Followings are the Cessna cockpit by Cor Radmaker in The Netherlands, who designed the panel himself. The panel is made of metal, with flexible plywood and foam and imitation leather put together as the glare shield.
Edit: Cor has submitted additional pictures for the building of his panel, plus drawing files to share with those who are interested.
Builder: Cor Rademaker
Location: Amsterdam, Netherlands
ICAO: EHAM – Amsterdam Schiphol
Ever wanted to build your cockpit but have not a clue where to get started? Marcus from Marcuswald Air recently sent me his 737-800NG photos for the Cockpits section. In addition, he has included a photo-book about the building of his cockpit.
He said that the document didn’t have a great deal of text but thought it was best to go with photos and it was just meant to show the build in generic terms with a bit of humor.
The photo-book can be downloaded from here or by clicking the image of the book.
Thank you Marcus.
As my FIP gauges are building up and support more aircraft, I have written a quick Selection Guide to help those who are interested in my Gauges.
Click here or the image above to read the guide.
As I replied to some friends, my Post 369: Aerofly is Good but Be Careful was by no mean to scare anybody who is interested in the new simulator. The post simply states a fact that my card was burnt during the game and gives my personal comment to others who are using or are intending to use the software.
To play safe, I have installed Real Temp to monitor the CPU and GPU status of my computer. The utility can be configured to stay on top of all displays.
I used to run Real Temp Continue reading
Alexey has just reported that the GPS support for Prepar3D is pending for the moment due to some unexpected issues. Fix will be provided once ready.
Alexey has just updated his FIP Toolkit and FIP Customizer. The new FIP Toolkit, now P3D compatible, can correctly display serial numbers and device information and assign action to the device with defined serial number.
Do note that the new version requires the latest FIP drivers: 126.96.36.199 (or later) which can be downloaded from Saitek’s website.
To download the toolkit, just click on the image above, or click here.
To download the bug-fixed version of the FIP Customizer, click here. Continue reading
Just installed the new Saitek drivers two days ago as its latest capability of displaying FIPs in desired order at start-up every time is a killer feature which has been longed for by almost all FIP users.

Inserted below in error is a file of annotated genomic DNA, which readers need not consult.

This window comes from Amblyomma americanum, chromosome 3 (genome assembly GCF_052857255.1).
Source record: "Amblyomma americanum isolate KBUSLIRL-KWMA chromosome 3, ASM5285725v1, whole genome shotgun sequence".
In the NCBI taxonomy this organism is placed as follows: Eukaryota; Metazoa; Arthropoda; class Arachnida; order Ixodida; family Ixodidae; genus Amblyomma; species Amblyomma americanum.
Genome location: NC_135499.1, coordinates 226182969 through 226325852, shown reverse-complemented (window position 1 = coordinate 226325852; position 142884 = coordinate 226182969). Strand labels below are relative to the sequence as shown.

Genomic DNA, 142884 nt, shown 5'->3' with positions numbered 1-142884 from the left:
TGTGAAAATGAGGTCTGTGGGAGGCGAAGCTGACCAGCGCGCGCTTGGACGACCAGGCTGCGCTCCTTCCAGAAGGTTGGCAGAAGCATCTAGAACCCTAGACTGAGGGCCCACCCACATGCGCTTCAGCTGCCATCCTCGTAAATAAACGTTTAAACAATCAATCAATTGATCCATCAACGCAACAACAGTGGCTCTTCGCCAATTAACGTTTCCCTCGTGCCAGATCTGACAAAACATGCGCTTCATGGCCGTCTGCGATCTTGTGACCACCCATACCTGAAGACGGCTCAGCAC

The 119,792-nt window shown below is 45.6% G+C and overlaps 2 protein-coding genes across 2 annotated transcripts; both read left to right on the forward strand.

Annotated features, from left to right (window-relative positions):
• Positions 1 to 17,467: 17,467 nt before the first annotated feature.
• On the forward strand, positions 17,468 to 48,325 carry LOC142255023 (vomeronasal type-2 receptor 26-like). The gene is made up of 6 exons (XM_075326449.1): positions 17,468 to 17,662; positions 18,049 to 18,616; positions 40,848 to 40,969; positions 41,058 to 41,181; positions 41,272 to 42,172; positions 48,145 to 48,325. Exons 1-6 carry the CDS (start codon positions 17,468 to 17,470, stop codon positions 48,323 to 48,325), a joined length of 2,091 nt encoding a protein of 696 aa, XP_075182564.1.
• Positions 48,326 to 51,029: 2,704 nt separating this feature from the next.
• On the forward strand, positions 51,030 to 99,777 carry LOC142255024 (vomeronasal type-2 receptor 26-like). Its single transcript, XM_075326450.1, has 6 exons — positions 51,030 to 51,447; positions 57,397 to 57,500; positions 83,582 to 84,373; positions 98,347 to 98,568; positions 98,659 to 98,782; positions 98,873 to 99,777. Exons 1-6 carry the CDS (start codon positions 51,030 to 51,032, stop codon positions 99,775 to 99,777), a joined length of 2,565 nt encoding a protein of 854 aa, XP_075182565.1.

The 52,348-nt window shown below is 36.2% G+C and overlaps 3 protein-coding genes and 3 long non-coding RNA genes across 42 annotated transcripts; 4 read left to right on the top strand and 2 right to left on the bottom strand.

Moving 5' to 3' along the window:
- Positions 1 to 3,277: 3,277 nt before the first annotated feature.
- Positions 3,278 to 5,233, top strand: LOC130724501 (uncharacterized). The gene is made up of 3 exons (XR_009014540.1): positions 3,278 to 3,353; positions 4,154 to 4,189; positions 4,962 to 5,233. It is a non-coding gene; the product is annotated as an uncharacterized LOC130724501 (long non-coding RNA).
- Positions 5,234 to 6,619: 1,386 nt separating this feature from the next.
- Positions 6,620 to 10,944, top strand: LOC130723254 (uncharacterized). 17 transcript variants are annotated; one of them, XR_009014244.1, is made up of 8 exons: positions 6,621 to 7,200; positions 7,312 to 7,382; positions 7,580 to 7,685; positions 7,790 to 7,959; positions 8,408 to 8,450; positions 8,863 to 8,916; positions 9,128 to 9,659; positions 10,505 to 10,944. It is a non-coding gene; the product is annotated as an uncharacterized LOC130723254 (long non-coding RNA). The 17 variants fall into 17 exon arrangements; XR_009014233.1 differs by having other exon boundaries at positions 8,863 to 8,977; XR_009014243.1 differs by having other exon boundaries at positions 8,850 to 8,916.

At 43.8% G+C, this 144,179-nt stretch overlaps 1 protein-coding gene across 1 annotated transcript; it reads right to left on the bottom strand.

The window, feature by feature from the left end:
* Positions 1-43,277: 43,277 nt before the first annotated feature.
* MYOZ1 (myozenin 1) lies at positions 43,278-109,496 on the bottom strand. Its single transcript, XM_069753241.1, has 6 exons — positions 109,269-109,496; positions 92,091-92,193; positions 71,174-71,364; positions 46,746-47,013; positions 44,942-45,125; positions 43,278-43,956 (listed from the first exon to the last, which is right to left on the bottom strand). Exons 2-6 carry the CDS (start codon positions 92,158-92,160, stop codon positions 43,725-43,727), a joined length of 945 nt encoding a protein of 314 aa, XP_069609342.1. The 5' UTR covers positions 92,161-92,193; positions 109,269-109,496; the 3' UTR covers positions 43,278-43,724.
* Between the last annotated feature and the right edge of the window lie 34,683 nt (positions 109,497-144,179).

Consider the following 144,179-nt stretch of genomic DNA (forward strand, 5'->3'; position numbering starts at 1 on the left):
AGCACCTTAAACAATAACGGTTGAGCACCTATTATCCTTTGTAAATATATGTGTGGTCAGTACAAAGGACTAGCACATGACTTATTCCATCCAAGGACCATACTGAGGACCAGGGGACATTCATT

However, the installation or the upgrading of it could be a bit tricky. I will write up another post later.
A good news, the FIP Customizer by Alexey still work perfectly with the new driver. His other utility — the FIP Toolkit — has yet been checked, however.
The confusions many Prepar3D users encountered after upgrading to version 2.5 are the result of a mixed subtle to major changes happened to the program’s long-held file structures that was inherited from Microsoft Flight Simulator.
Although many of these issues have been addressed by third-party manufacturers, it’s still useful to know what are the differences. Following is a list summarizing the changes (but not limited to) made to the new version compared to earlier versions:
Under Prepar3D Program Directory
- Folders REMOVED
Yes, you saw it right. Besides the usual gauge instruments, you can now put the GPS onto the FIP !
Last November, Alexey Podrezov’s FIP Customizer gave us the ability to freely replace the FIP’s default product image as well as to easily disable the serial number from showing up on the FIP.
This summer, Alexey further enhances his utility by adding a number of great features to it. The new utility is called the FIP Toolkit.
In addition to the already mentioned “GPS Display” function, the utility can also project Continue reading
Van Vangyver of Computer Simulator Builder and Swedish Home Cockpit Builders groups just sent me information of his newly designed Rudder Pedals, aiming not only to share his concept among flightsimmers but also encourage people to reuse his work or to build upon theirs from his design with even further creative ideas.
“Remember when your flight instructor told you to keep your heels on the floor for take offs and heels off the floor for taxing?” commented Van. “This keeps you from inadvertently hitting the brakes during the take off roll.”
“Not only were these pedals designed keeping that in mind but also the realistic movement of the pedal travel and feel.”